Components of a Network
Networks require several pieces of hardware to operate effectively. As defined before, a network is the connection of several physical devices, typically computers with shared resources. Switches control these computers and allow them to communicate with each other over a network . A type of equipment similar to switches is known as a router. 
You might have heard of Internet routers. These simply communicate data between networks through either a LAN cable (Ethernet) or WiFi (Wireless Ethernet) system. Routers are integral to how the Internet runs because they connect an individual PAN or LAN to the world-wide web. They are usually programmed to operate at high efficiency while managing the traffic of data packets between the networks.
You might've also heard of an access point. In computer networking, access points can be thought of as a way to quickly bring new devices into a network without the need for cables. These improve the flexibility of networks within a business setting as users roam from one device to the next.
Finally, the servers are simply computers that distribute shared data (e.g., files, programs, and other media) to all the devices on the network. Their main function is to fulfill requests sent from the client or an application by performing a service.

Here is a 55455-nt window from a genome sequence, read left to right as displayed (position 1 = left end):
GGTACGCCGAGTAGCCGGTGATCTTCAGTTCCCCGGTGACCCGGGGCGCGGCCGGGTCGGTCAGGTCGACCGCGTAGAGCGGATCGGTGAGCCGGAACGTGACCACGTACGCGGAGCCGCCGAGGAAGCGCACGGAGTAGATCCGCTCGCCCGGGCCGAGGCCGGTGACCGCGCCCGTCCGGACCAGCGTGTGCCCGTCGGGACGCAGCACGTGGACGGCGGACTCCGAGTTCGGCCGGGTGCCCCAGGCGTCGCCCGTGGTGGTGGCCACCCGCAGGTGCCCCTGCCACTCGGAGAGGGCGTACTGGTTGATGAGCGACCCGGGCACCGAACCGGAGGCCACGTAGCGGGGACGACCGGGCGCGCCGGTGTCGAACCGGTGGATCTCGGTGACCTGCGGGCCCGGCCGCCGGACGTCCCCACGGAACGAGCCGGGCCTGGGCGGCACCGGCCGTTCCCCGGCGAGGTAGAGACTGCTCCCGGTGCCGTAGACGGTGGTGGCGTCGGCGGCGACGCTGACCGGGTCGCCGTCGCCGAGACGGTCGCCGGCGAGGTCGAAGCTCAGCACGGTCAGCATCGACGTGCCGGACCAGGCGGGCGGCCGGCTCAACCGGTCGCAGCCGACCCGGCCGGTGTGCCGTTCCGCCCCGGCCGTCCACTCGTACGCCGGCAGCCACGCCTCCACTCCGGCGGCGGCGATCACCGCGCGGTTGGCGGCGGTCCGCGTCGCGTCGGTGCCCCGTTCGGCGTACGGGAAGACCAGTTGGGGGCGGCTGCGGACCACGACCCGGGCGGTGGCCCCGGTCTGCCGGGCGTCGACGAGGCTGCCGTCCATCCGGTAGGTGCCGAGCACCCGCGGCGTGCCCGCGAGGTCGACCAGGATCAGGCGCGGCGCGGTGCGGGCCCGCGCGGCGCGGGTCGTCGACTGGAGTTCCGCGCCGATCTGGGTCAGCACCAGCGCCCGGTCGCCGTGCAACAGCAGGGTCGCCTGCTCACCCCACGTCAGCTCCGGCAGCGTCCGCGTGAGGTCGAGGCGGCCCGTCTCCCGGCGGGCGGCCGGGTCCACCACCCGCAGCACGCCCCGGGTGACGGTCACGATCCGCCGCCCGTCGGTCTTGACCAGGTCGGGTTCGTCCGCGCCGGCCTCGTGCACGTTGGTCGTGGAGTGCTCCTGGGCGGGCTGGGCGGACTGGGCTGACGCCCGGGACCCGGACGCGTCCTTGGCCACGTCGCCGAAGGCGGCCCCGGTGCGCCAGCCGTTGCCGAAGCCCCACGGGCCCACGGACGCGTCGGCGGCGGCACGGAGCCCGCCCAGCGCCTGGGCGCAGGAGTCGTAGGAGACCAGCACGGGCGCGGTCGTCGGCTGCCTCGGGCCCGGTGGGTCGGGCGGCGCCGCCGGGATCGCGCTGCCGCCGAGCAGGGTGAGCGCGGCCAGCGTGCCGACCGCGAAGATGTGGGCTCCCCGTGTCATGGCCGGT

These all lend themselves to the idea of Network Topology. We won't go too in-depth here, but know that network topology essentially refers to how the devices of a network are connected. Just picture them as routers and switches that interact with each other. Common patterns include the Line, Star, and Mesh. You can see these in the image below to understand it in abstract terms.
An Identifier is a portion of the TCP/IP address for labeling the host network, and generally consists of 3-digit numbers separated by decimals. Possibly the most famous one is known as the IP address, which stands for Internet Protocol. This ID can be classified under commercial, institutional, or administrative networks.
It is a unique identifier given to every device connected to the Internet. These numbers were assigned by the Internet Assigned Numbers Authority to keep track of online devices. The number of IPs in the world is 232 on IP version 4 because every IP is 32 bits long.
Another identifier for devices is called the MAC Address (Media Access Control Address), which is simply assigned to a computer or device when it is manufactured. It's sort of a physical version of an IP address. The number of MAC addresses available in the world is 248 because every MAC address is 48 bits long.